“I walk across campus, my freshly washed hair turning to literal icicles, fingertips close to frostbite, hands lizard-like from the dry air.”
These days in Canada have a habit of running away from me, and it is only as I sit down and recollect happenings from since I last wrote that I discover that an entire month has crept past. I boldly claimed in my previous post that the semester had been an emotional roller coaster yet this month may have topped it.
It has been abundant with trips to the mountains for snowboarding and sightseeing, final exams, departures of dear friends, a Christmas excursion to Vancouver, and a week of reflection and board games in rainy old Albion.
My thermals have seen a great deal of use since late November, having originally been bought to face Durham’s brutal winter which seems laughable as I step out of residence at 8am in white-out snow conditions and a cozy minus 15 (although I hear it snowed in Durham – nothing here quite lives up to the sight of the cathedral’s towers sprinkled in white).
Canadians who have visited the UK complain of the humid cold which ruthlessly seeps through countless layers of clothing and chills to the bone but as I walk across campus, my freshly washed hair turning to literal icicles, fingertips close to frostbite, hands lizard-like from the dry air, I can’t help but long for damp winter days past gone.
Thankfully Calgary is renowned as the sunniest city in Canada and as well as keeping the vitamin D levels in check, it keeps the mountains visible on the horizon, the cold just about bearable, and gives me an excuse to break out the sunnies in the middle of winter. Not sorry.
I managed to squeeze in two snowboarding days at Lake Louise before the semester ended. One beautifully sunny, and the other a dreamy powder day where the snow was like drifting through the fluffiest cloud in the sky. I’ve never felt more confident on my snowboard and there’s nothing more awesome than shredding all day with good friends. Of course I wouldn’t dream of missing lectures to go boarding but the temptation is always there…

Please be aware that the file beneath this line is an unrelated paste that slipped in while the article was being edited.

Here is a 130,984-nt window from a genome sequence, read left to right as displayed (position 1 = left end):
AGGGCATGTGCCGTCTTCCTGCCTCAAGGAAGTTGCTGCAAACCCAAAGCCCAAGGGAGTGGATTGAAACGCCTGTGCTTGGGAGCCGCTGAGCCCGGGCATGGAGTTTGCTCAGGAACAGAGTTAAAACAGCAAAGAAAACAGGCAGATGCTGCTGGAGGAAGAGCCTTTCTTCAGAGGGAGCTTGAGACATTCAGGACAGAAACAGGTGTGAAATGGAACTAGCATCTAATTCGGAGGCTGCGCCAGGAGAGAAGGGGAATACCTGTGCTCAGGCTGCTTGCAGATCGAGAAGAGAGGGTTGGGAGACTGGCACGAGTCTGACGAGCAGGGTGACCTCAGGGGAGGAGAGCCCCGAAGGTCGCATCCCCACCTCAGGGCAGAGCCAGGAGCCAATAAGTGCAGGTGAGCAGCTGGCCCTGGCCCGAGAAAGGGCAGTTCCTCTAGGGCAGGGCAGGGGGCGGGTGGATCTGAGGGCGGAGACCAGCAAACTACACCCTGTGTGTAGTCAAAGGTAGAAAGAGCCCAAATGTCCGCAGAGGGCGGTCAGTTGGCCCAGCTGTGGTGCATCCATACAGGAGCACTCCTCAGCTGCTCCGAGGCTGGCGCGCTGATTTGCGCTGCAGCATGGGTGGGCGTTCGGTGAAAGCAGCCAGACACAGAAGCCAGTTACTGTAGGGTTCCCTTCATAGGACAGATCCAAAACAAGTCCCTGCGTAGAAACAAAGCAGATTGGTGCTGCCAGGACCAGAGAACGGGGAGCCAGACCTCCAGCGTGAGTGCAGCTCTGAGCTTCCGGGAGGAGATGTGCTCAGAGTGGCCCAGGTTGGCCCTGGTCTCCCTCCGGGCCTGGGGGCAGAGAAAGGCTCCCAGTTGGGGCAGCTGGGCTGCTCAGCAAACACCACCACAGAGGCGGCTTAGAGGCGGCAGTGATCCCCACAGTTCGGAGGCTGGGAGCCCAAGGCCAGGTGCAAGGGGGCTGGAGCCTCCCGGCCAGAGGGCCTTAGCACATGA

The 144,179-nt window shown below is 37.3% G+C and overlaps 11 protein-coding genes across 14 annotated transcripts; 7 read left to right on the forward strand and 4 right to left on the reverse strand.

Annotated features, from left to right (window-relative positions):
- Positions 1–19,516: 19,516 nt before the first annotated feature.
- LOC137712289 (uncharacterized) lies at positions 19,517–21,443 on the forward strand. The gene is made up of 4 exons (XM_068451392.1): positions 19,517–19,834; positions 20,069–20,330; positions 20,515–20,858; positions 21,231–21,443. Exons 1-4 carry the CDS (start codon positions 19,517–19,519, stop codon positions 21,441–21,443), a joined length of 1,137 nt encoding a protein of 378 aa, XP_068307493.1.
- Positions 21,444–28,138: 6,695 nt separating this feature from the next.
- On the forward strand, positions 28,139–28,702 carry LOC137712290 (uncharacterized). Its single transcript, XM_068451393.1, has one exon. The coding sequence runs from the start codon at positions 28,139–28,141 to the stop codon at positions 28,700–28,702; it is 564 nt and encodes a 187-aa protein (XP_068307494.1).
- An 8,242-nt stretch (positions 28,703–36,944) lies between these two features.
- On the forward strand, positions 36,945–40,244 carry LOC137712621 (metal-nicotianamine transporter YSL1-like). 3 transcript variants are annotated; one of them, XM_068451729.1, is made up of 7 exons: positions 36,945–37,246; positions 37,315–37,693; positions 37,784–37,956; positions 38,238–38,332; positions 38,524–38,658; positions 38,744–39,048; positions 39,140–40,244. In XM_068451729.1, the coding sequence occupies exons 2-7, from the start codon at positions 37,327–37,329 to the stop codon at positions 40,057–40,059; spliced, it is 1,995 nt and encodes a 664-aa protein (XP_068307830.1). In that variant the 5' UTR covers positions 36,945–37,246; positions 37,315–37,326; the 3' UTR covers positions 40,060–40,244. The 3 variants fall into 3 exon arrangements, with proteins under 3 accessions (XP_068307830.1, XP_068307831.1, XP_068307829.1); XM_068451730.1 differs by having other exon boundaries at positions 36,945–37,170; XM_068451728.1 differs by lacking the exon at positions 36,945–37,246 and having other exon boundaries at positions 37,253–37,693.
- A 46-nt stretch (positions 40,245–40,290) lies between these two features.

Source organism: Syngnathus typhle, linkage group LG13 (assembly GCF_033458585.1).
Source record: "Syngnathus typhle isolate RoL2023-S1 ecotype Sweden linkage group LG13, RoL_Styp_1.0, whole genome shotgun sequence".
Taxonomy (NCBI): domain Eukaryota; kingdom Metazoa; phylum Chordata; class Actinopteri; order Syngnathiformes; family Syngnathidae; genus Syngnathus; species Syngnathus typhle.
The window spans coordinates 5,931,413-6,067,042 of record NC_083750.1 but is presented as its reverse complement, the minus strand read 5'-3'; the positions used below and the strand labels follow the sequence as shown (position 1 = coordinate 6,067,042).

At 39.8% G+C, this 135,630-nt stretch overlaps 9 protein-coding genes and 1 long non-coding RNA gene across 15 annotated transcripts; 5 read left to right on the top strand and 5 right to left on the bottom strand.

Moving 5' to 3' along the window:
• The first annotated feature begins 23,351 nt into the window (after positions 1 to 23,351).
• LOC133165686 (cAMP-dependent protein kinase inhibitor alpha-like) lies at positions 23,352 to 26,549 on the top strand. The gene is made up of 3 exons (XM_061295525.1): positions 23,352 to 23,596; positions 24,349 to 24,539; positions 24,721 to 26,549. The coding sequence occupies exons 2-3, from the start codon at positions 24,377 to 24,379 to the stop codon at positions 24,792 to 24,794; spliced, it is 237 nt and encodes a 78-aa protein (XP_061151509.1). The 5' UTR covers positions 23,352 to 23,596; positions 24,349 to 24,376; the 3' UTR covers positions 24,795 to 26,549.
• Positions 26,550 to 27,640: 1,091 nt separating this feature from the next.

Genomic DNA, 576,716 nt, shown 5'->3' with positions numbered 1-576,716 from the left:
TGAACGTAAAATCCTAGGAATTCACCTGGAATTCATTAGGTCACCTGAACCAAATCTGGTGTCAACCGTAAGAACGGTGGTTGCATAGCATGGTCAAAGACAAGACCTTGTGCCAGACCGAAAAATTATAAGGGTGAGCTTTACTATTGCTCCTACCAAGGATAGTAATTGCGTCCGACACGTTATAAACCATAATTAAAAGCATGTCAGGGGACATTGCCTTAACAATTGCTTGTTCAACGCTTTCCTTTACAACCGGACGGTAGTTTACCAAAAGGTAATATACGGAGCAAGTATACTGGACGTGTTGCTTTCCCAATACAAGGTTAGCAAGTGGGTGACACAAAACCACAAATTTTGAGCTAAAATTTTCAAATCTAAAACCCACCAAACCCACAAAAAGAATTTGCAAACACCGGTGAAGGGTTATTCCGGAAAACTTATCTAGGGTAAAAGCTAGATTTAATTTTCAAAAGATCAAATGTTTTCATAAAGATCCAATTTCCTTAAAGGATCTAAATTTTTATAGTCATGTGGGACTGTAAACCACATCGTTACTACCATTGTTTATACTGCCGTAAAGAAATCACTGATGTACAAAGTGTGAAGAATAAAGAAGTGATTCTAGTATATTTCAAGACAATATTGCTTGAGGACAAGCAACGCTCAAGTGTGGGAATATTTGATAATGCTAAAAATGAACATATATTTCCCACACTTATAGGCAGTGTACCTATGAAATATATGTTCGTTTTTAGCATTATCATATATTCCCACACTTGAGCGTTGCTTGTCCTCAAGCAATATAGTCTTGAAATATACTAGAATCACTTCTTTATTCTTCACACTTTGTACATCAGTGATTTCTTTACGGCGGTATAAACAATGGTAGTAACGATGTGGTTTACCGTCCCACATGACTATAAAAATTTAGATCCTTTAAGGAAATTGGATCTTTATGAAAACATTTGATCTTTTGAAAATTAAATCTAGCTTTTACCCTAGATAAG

I’ll admit that I’ve been neglecting ice skating a little, though my friend Ben and I did find a cute little rink in the centre of town surrounded by Christmas lights and watched over by the Calgary tower. We were overcome with childlike wonder and happily sung ‘wonderful christmastime’ at the top of our voices as we fell around on the rather cut up ice, well trodden by others who had clearly discovered similar joy at the rink. It was a perfect epitomisation of how the festive period should be celebrated. Ungracefully yet joyously.
We’ve recently literally stumbled upon a large section of the river which has frozen over and been prepped for ice skating, perfectly situated in the picturesque Princes Island Park and seemingly undiscovered by the masses. You wouldn’t get this on the Thames, that’s for sure (at least since the 1800s).
“One weekend we hopped in our hire van to spend two days at a picturesque lodge nestled at the foot of a mountain park.”